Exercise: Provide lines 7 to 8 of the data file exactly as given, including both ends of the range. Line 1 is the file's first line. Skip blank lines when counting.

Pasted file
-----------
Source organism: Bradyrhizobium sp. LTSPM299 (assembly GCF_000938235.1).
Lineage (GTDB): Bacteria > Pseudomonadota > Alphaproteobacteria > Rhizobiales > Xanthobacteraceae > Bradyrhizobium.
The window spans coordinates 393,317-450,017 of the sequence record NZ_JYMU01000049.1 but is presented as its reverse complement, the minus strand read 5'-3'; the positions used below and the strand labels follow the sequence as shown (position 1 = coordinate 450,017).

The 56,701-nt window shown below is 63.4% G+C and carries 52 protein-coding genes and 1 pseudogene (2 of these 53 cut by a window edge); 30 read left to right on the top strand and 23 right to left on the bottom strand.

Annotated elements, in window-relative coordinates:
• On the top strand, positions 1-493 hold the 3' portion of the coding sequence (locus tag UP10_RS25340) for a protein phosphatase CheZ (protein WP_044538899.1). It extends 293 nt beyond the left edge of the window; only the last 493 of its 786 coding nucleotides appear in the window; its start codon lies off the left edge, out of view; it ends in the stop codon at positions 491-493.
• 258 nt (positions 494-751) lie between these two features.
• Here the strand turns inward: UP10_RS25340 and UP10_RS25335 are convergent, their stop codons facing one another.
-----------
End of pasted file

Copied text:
• 258 nt (positions 494-751) lie between these two features.
• Here the strand turns inward: UP10_RS25340 and UP10_RS25335 are convergent, their stop codons facing one another.